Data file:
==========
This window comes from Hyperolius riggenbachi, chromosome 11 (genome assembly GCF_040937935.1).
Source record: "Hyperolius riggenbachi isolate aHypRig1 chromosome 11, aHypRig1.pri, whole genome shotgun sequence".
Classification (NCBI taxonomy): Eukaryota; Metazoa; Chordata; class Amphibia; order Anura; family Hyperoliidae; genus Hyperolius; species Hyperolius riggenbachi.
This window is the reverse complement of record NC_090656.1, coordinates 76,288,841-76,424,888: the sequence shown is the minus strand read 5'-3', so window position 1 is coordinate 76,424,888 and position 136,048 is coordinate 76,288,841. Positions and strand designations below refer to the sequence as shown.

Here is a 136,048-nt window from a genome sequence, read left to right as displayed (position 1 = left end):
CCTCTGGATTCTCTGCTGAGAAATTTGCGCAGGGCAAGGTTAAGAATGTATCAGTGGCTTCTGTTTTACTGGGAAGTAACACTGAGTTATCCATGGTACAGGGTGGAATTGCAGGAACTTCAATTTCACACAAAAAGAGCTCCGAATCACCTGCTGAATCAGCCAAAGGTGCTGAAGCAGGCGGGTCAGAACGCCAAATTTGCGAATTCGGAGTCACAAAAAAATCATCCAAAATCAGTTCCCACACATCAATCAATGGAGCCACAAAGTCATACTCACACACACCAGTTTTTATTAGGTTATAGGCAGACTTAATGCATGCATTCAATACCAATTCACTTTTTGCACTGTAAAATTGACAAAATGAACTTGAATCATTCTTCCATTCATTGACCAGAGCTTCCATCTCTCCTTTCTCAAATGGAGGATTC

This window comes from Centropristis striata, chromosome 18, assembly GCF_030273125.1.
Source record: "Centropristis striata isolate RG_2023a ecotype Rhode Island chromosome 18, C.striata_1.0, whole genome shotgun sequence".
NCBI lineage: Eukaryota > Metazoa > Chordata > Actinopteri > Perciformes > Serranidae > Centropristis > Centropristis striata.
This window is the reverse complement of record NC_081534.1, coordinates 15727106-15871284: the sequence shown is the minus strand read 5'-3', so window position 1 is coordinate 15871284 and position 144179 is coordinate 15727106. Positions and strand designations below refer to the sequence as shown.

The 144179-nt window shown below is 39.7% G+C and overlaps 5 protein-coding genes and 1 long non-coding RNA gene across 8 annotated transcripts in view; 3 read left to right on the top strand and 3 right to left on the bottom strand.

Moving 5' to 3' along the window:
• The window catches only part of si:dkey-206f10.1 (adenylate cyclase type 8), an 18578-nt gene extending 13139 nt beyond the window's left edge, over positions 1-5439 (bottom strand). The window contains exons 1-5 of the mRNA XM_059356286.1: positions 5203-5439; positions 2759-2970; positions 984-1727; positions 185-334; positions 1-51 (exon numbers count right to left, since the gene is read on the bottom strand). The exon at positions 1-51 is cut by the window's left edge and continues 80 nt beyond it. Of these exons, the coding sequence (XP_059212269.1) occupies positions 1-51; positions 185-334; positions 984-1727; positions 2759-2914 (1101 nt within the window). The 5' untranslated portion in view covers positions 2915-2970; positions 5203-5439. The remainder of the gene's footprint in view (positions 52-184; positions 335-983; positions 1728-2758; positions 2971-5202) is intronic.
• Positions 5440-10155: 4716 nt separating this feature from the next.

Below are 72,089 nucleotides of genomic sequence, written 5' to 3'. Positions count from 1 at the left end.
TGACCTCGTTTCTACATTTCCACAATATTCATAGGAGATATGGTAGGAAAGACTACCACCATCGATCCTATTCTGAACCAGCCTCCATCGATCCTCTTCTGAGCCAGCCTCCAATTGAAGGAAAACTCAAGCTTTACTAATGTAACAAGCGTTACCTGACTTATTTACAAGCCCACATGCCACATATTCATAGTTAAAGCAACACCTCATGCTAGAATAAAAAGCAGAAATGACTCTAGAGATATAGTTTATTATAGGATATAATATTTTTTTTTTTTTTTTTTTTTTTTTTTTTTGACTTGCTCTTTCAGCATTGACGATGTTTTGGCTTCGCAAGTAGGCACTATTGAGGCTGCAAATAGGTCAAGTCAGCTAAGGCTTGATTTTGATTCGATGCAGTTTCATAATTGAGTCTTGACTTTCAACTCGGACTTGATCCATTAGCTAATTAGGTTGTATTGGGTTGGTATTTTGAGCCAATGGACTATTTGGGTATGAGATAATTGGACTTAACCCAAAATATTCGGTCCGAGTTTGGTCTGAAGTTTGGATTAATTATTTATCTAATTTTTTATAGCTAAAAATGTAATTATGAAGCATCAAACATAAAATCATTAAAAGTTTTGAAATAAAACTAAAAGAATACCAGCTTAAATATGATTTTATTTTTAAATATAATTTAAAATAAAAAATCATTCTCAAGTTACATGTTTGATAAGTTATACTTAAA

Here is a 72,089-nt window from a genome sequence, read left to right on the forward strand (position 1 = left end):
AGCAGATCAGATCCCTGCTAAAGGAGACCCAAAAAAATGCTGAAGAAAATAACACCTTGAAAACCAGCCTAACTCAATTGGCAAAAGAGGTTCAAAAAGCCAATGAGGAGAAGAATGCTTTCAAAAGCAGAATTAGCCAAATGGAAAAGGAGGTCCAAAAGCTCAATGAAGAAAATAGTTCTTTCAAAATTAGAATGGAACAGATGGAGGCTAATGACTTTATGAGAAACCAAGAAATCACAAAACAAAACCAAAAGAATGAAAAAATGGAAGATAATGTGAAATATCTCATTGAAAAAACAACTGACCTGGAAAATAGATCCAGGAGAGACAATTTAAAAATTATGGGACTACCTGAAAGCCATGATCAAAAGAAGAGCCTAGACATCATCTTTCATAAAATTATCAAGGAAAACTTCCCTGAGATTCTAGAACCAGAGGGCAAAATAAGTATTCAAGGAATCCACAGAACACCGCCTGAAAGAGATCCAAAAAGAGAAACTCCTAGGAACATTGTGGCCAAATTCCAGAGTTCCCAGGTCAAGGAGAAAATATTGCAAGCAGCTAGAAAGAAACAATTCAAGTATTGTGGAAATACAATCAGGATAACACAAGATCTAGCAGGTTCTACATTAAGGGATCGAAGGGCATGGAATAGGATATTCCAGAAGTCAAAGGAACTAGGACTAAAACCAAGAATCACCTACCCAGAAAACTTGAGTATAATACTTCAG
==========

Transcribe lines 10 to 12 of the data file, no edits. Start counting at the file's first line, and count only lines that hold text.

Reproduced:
This window is the reverse complement of record NC_081534.1, coordinates 15727106-15871284: the sequence shown is the minus strand read 5'-3', so window position 1 is coordinate 15871284 and position 144179 is coordinate 15727106. Positions and strand designations below refer to the sequence as shown.

The 144179-nt window shown below is 39.7% G+C and overlaps 5 protein-coding genes and 1 long non-coding RNA gene across 8 annotated transcripts in view; 3 read left to right on the top strand and 3 right to left on the bottom strand.

Moving 5' to 3' along the window: